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Suffolk tidal surge update

High tide arrives in King's Lynn as water almost breaches the flood defences.

High tide arrives in King's Lynn as water almost breaches the flood defences.

 

Multi Agency flood responders continue to work together following last night’s storm surge – and the high tide predicted for later today (Friday, December 6).

Overnight there was flooding in coastal areas of the county, following the issuing of severe flood warnings by the Environment Agency.

This morning (Friday, December 6) the Environment Agency has downgraded all severe flood warnings for the Suffolk coast to flood warnings.

Environment Agency engineers are in the process of inspecting flood defences at critical locations prior to the next high tide at 11.15am at Lowestoft.

A small number of roads continue to be affected by flood water.

The main road closure is the A12 at Blythburgh, this road is likely to be closed for the rest of the day, however diversions are in place.

Bridge Road, Snape (Outside the Crown PH) remains closed as does the B1127 Lowestoft Road at Reydon.

The C428 Aldeburgh to Thorpeness road is closed and Shingle Street is cut off by floodwater.

The Strand at Wherstead is now open.

In Lowestoft, Belvedere Road near to the Bascule Bridge in Lowestoft has been cleared of water and is now open.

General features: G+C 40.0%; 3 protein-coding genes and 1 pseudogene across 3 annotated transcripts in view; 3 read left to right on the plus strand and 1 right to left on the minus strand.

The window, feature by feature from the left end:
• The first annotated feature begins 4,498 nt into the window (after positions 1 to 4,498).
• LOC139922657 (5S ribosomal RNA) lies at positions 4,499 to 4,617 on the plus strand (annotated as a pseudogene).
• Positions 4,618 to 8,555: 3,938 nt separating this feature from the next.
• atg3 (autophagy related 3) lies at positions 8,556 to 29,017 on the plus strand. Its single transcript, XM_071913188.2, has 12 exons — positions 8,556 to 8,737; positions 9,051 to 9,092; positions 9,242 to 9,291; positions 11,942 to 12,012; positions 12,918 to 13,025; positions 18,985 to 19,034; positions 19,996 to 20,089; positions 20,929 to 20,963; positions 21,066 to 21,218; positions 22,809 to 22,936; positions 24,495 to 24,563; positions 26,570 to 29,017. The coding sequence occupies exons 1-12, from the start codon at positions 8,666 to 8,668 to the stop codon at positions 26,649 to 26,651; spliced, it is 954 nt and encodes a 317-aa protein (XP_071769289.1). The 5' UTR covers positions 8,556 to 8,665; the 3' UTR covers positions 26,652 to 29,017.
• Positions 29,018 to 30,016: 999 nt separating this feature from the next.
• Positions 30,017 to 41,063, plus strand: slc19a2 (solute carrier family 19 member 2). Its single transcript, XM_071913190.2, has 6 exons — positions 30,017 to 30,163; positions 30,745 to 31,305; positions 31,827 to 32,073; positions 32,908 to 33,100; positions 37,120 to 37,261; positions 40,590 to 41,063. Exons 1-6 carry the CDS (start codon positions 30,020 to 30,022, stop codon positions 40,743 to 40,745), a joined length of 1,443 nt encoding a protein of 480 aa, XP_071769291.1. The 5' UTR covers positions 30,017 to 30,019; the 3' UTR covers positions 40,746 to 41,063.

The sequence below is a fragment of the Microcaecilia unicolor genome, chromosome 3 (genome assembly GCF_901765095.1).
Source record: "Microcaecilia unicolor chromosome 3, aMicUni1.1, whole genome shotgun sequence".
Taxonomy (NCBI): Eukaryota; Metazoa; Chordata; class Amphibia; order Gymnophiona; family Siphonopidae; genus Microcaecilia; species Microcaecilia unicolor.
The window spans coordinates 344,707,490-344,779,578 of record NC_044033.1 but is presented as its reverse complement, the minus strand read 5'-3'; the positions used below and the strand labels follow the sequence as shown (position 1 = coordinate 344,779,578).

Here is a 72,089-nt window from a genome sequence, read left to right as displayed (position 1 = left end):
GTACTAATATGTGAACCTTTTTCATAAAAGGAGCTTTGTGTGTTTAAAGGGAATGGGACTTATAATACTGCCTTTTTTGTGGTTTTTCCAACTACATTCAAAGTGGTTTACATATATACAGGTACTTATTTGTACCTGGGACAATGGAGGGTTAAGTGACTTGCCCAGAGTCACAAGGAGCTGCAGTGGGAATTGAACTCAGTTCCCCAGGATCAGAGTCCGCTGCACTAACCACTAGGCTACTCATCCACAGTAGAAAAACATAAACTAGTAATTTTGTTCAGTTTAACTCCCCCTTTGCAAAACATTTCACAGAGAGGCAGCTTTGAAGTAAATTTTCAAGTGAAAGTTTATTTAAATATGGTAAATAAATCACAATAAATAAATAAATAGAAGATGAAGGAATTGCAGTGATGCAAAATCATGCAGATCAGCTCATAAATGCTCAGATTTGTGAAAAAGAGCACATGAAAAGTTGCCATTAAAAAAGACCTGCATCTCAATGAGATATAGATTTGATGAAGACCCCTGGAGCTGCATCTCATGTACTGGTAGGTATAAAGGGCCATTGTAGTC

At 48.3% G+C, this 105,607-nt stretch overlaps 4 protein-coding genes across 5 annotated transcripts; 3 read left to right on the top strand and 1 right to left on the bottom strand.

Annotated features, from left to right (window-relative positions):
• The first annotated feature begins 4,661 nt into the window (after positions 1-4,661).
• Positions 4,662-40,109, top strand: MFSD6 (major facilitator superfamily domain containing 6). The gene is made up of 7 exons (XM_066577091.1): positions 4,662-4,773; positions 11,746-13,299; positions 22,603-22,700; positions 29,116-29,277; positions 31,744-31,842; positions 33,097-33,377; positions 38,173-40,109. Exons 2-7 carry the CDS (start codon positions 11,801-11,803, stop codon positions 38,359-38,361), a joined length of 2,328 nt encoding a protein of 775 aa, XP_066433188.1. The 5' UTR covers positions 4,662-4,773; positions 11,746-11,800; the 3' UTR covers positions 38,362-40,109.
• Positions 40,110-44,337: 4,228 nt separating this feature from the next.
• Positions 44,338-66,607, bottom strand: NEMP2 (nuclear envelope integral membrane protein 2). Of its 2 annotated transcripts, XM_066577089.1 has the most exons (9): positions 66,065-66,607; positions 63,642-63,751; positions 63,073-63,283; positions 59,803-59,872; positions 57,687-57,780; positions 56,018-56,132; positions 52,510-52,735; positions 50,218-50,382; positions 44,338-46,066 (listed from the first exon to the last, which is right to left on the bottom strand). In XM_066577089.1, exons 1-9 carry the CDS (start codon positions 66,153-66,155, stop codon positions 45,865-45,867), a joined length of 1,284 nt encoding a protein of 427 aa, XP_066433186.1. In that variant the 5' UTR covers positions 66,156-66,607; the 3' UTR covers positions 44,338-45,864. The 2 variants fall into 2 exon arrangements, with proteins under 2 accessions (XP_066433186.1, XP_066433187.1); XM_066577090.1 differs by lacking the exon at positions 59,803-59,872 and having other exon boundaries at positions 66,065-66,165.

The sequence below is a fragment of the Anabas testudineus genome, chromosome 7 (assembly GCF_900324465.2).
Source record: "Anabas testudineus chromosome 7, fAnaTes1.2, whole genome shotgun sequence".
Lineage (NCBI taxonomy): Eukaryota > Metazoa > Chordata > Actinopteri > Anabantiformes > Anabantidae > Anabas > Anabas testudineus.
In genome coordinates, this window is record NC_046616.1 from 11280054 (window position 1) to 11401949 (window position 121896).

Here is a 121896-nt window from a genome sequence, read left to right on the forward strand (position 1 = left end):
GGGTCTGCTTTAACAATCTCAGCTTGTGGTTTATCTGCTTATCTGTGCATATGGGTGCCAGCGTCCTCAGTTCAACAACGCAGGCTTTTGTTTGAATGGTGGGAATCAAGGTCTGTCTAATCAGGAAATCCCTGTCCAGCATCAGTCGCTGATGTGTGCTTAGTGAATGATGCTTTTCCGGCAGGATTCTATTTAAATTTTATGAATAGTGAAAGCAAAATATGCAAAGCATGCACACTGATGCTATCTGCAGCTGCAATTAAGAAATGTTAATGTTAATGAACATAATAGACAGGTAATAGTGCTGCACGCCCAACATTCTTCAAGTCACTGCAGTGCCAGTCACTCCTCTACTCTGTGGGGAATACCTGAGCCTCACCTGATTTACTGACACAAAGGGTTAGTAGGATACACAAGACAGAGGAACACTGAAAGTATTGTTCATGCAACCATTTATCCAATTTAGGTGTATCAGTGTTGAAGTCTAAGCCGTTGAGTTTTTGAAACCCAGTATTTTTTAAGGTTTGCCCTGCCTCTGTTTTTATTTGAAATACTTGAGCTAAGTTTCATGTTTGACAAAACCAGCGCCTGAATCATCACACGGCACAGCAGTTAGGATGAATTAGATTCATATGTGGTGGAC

However, there is still standing water in Denmark Road, the Peto Way roundabout and at London Road South where a team of Firefighters assisted by volunteers are assessing the situation to see if water can be pumped away.

They will also be providing advice to local residents about the clearance of flood water.

Firefighters have received a small number of calls in relation to flooding – they will only be attending flood calls where there is a risk to life, vulnerable people or risk of fire.

All other calls will be attended by an officer who will assess the situation.

People should only call the Fire and Rescue Service in case of an emergency

Members of the public are being advised to heed notices warning that footpaths are closed due to flooding.

This is because they are impassable and unsafe.

Agencies continue to issue advice in relation to standing flood water as follows:

• Not to enter flood water as you can’t see any hidden obstacles beneath the surface.

• That overloaded sewer systems can discharge raw sewage into the flood water with the associated health risks.

• If your house has been affected by flooding you should seek qualified help when looking to turn back on gas and electric.

• Keep listening to your radio or local TV channel or go to www.suffolk.police.uk for the latest update.

Suffolk Police Assistant Chief Constable David Skevington, who is leading the multi-agency response, today (Friday, December 6) said: “Last night we were faced with some very challenging conditions, but everyone worked well together in a bid to minimise harm to people and property.

“I am not referring only to emergency services, local authorities and other agencies but also volunteers from across the county who showed such community spirit in many ways such as opening additional rest centres in threatened communities – they deserve our thanks.

“However, we can’t be complacent there are further high tides coming to the coast and we must remain vigilant.

“I would urge people to continue to monitor local media, the Environment Agency website or phone the Flood Line on 0845 988 1188.”

For all the latest news see Thursday’s (December 12) Echo.

 

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